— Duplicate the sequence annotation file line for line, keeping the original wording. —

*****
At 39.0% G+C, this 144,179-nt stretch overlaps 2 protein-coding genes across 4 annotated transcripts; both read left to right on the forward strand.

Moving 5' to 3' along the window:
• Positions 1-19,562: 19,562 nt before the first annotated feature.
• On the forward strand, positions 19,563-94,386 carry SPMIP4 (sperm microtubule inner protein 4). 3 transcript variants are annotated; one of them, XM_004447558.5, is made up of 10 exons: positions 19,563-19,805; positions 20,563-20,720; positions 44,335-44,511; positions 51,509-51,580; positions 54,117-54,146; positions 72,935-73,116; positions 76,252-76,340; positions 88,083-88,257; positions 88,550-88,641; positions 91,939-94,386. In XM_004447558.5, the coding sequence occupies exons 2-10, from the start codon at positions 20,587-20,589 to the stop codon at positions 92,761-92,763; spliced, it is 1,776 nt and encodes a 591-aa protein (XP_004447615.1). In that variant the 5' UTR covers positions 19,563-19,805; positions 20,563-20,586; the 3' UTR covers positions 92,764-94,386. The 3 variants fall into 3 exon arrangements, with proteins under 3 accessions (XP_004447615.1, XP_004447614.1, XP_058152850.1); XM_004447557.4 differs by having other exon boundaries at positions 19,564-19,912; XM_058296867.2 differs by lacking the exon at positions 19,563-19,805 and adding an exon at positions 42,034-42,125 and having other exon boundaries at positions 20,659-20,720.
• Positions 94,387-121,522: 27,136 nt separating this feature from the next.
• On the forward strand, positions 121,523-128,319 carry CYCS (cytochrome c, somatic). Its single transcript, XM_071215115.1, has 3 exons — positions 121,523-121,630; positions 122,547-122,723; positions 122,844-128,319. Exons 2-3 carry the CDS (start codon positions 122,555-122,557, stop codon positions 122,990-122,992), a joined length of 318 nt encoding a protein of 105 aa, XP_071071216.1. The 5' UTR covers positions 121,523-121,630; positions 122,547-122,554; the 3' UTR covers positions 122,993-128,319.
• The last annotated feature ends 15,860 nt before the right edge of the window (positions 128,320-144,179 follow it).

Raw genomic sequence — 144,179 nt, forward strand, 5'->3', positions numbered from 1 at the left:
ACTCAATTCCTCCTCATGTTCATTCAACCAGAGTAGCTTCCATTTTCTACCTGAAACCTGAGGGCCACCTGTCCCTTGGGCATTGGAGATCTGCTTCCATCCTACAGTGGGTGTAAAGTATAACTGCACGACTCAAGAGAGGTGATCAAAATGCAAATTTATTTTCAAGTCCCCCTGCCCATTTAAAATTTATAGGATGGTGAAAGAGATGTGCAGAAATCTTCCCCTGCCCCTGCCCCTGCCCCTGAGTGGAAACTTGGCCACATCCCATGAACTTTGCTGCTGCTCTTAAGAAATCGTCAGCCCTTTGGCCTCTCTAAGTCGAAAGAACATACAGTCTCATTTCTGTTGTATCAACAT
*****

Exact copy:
At 39.0% G+C, this 144,179-nt stretch overlaps 2 protein-coding genes across 4 annotated transcripts; both read left to right on the forward strand.

Moving 5' to 3' along the window:
• Positions 1-19,562: 19,562 nt before the first annotated feature.
• On the forward strand, positions 19,563-94,386 carry SPMIP4 (sperm microtubule inner protein 4). 3 transcript variants are annotated; one of them, XM_004447558.5, is made up of 10 exons: positions 19,563-19,805; positions 20,563-20,720; positions 44,335-44,511; positions 51,509-51,580; positions 54,117-54,146; positions 72,935-73,116; positions 76,252-76,340; positions 88,083-88,257; positions 88,550-88,641; positions 91,939-94,386. In XM_004447558.5, the coding sequence occupies exons 2-10, from the start codon at positions 20,587-20,589 to the stop codon at positions 92,761-92,763; spliced, it is 1,776 nt and encodes a 591-aa protein (XP_004447615.1). In that variant the 5' UTR covers positions 19,563-19,805; positions 20,563-20,586; the 3' UTR covers positions 92,764-94,386. The 3 variants fall into 3 exon arrangements, with proteins under 3 accessions (XP_004447615.1, XP_004447614.1, XP_058152850.1); XM_004447557.4 differs by having other exon boundaries at positions 19,564-19,912; XM_058296867.2 differs by lacking the exon at positions 19,563-19,805 and adding an exon at positions 42,034-42,125 and having other exon boundaries at positions 20,659-20,720.
• Positions 94,387-121,522: 27,136 nt separating this feature from the next.
• On the forward strand, positions 121,523-128,319 carry CYCS (cytochrome c, somatic). Its single transcript, XM_071215115.1, has 3 exons — positions 121,523-121,630; positions 122,547-122,723; positions 122,844-128,319. Exons 2-3 carry the CDS (start codon positions 122,555-122,557, stop codon positions 122,990-122,992), a joined length of 318 nt encoding a protein of 105 aa, XP_071071216.1. The 5' UTR covers positions 121,523-121,630; positions 122,547-122,554; the 3' UTR covers positions 122,993-128,319.
• The last annotated feature ends 15,860 nt before the right edge of the window (positions 128,320-144,179 follow it).

Raw genomic sequence — 144,179 nt, forward strand, 5'->3', positions numbered from 1 at the left:
ACTCAATTCCTCCTCATGTTCATTCAACCAGAGTAGCTTCCATTTTCTACCTGAAACCTGAGGGCCACCTGTCCCTTGGGCATTGGAGATCTGCTTCCATCCTACAGTGGGTGTAAAGTATAACTGCACGACTCAAGAGAGGTGATCAAAATGCAAATTTATTTTCAAGTCCCCCTGCCCATTTAAAATTTATAGGATGGTGAAAGAGATGTGCAGAAATCTTCCCCTGCCCCTGCCCCTGCCCCTGAGTGGAAACTTGGCCACATCCCATGAACTTTGCTGCTGCTCTTAAGAAATCGTCAGCCCTTTGGCCTCTCTAAGTCGAAAGAACATACAGTCTCATTTCTGTTGTATCAACAT